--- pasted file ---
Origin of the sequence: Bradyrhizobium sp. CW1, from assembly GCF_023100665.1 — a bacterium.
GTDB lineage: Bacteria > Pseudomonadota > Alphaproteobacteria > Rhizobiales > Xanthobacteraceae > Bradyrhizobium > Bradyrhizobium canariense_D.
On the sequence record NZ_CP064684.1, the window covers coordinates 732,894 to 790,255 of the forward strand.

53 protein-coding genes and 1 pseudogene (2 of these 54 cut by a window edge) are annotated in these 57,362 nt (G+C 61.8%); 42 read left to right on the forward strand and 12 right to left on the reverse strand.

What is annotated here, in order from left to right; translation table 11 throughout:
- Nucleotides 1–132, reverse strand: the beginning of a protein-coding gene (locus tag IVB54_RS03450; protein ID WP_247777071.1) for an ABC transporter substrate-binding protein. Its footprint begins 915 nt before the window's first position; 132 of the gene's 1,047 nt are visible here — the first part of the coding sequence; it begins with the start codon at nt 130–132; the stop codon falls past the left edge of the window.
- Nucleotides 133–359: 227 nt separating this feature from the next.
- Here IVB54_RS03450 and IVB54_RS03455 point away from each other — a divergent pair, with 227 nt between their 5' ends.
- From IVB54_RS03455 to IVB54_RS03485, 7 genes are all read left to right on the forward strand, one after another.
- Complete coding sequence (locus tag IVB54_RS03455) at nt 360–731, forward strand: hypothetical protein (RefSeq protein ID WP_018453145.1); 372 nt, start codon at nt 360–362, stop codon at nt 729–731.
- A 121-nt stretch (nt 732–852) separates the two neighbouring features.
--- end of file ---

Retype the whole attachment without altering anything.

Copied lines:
Origin of the sequence: Bradyrhizobium sp. CW1, from assembly GCF_023100665.1 — a bacterium.
GTDB lineage: Bacteria > Pseudomonadota > Alphaproteobacteria > Rhizobiales > Xanthobacteraceae > Bradyrhizobium > Bradyrhizobium canariense_D.
On the sequence record NZ_CP064684.1, the window covers coordinates 732,894 to 790,255 of the forward strand.

53 protein-coding genes and 1 pseudogene (2 of these 54 cut by a window edge) are annotated in these 57,362 nt (G+C 61.8%); 42 read left to right on the forward strand and 12 right to left on the reverse strand.

What is annotated here, in order from left to right; translation table 11 throughout:
- Nucleotides 1–132, reverse strand: the beginning of a protein-coding gene (locus tag IVB54_RS03450; protein ID WP_247777071.1) for an ABC transporter substrate-binding protein. Its footprint begins 915 nt before the window's first position; 132 of the gene's 1,047 nt are visible here — the first part of the coding sequence; it begins with the start codon at nt 130–132; the stop codon falls past the left edge of the window.
- Nucleotides 133–359: 227 nt separating this feature from the next.
- Here IVB54_RS03450 and IVB54_RS03455 point away from each other — a divergent pair, with 227 nt between their 5' ends.
- From IVB54_RS03455 to IVB54_RS03485, 7 genes are all read left to right on the forward strand, one after another.
- Complete coding sequence (locus tag IVB54_RS03455) at nt 360–731, forward strand: hypothetical protein (RefSeq protein ID WP_018453145.1); 372 nt, start codon at nt 360–362, stop codon at nt 729–731.
- A 121-nt stretch (nt 732–852) separates the two neighbouring features.